The process of multiplication is particularly important for fast-growing towns like Chandler, where rollouts of established stores allow retail variety to expand as fast as the growing population can support new businesses. I heard the same refrain in Chandler that I’ve heard in similar boomburgs elsewhere, and for similar reasons. “It’s got all the advantages of a small town, in terms of being friendly, but it’s got all the things of a big town,” says Scott Stephens, who moved from Manhattan Beach, California, in 1998 to work for Motorola. Chains let people in a city of 250,000 enjoy retail amenities once available only in a huge metropolitan center. At the same time, familiar establishments make it easier for people to make a home in a new place.


Contrary to the rhetoric of bored cosmopolites, most cities don’t exist primarily to please tourists.


The contempt for chains represents a brand-obsessed view of place, as if store names were all that mattered to a city’s character. For many critics, the name on the store really is all that matters. The planning consultant Robert Gibbs works with cities that want to revive their downtowns, and he also helps developers find space for retailers. To his frustration, he finds that many cities actually turn away national chains, preferring a moribund downtown that seems authentically local. But, he says, the same local activists who oppose chains “want specialty retail that sells exactly what the chains sell—the same price, the same fit, the same qualities, the same sizes, the same brands, even.” You can show people pictures of a Pottery Barn with nothing but the name changed, he says, and they’ll love the store. So downtown stores stay empty, or sell low-value tourist items like candles and kites, while the chains open on the edge of town. In the name of urbanism, officials and activists in cities like Ann Arbor and Fort Collins, Colorado, are driving business to the suburbs. “If people like shopping at the Banana Republic or the Gap, if that’s your market—or Payless Shoes—why not?” says an exasperated Gibbs. “Why not sell the goods and services people want?”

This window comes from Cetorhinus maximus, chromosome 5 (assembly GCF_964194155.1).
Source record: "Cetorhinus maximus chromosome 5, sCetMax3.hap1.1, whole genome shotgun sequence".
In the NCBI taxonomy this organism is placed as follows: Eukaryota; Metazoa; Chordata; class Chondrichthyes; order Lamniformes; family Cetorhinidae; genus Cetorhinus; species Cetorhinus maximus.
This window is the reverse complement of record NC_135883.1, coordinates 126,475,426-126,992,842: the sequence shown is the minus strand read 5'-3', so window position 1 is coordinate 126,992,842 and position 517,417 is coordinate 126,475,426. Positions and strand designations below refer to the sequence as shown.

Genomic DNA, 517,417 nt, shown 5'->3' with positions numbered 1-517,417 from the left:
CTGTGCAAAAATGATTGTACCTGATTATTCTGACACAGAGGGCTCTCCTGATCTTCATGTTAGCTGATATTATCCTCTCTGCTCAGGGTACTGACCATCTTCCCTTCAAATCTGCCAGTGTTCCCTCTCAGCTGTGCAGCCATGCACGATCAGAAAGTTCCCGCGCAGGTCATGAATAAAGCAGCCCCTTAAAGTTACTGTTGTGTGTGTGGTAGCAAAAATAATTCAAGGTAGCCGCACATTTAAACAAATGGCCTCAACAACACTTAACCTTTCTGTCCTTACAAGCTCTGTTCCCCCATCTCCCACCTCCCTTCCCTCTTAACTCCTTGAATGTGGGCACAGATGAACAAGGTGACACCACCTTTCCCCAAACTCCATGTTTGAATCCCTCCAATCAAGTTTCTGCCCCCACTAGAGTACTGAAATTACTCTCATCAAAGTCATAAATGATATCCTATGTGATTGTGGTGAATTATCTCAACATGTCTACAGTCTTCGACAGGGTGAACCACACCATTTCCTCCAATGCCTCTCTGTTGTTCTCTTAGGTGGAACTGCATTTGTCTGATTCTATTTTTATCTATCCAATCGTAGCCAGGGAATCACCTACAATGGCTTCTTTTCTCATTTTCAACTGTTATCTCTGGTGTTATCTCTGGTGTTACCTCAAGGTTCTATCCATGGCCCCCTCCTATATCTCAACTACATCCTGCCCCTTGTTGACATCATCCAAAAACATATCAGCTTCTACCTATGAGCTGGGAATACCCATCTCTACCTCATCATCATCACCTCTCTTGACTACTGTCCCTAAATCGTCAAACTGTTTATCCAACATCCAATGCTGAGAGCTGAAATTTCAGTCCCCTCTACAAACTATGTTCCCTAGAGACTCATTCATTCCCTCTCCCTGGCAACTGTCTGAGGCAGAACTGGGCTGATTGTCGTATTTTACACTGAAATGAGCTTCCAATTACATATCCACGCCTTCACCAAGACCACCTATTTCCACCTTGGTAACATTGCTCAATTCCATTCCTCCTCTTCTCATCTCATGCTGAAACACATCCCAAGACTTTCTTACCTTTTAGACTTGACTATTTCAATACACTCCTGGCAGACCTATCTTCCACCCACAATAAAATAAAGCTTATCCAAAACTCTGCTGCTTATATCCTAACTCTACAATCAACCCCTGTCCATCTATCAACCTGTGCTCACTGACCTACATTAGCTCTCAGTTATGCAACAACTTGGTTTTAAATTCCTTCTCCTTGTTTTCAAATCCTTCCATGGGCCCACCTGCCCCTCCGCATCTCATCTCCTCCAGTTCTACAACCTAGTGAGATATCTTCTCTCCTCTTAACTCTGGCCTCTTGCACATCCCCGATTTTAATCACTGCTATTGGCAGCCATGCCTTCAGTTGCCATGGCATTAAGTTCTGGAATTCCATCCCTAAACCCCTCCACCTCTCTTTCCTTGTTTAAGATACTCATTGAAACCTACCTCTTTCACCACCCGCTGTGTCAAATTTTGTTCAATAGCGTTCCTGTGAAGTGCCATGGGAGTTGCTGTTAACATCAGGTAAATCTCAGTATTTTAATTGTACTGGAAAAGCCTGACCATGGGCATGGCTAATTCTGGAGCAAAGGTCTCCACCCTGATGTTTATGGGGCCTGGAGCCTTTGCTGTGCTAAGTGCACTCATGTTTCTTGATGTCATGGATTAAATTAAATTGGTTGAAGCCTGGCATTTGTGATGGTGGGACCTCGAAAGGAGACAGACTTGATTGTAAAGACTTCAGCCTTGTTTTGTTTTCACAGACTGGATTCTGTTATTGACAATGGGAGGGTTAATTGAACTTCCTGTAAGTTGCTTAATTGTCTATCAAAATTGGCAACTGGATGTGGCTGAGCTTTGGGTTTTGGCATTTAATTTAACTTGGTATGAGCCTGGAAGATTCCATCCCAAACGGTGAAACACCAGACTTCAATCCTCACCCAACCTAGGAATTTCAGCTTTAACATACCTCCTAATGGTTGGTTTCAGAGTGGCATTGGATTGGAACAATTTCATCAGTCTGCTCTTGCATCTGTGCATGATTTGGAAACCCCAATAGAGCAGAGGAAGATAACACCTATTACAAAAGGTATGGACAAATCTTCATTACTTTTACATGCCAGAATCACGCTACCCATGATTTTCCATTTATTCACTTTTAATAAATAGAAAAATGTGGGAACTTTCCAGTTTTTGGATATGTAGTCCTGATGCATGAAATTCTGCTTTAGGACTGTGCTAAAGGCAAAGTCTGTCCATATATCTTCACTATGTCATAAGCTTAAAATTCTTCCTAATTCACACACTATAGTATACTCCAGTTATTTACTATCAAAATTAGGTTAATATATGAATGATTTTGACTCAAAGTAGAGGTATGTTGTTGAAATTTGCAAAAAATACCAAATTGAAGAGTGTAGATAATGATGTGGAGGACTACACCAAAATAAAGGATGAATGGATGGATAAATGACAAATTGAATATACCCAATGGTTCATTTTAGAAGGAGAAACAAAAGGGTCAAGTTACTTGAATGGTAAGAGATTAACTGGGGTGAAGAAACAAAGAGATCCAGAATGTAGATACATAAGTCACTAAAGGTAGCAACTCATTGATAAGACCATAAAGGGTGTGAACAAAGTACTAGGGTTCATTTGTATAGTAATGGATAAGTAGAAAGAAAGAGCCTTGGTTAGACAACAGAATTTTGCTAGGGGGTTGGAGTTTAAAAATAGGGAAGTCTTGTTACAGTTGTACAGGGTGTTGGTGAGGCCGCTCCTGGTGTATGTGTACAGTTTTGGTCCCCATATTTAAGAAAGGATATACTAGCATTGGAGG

Even though I think this article mounts an admirable defense of chains (and I have nothing against them), it's still nice to have a lot of independents mixed in for variety - and I think Houston actually does pretty well with independent stores, especially restaurants. Sure, plenty of the most successful independents grow up to be chains (Pappas, anyone?), because if you can succeed in Houston's super-competitive market, you can probably succeed anywhere. Our lack of zoning creates an easier environment for independents by enabling plenty of affordable retail space (yes, usually in the much-maligned strip center). In other cities, two forces work against independents: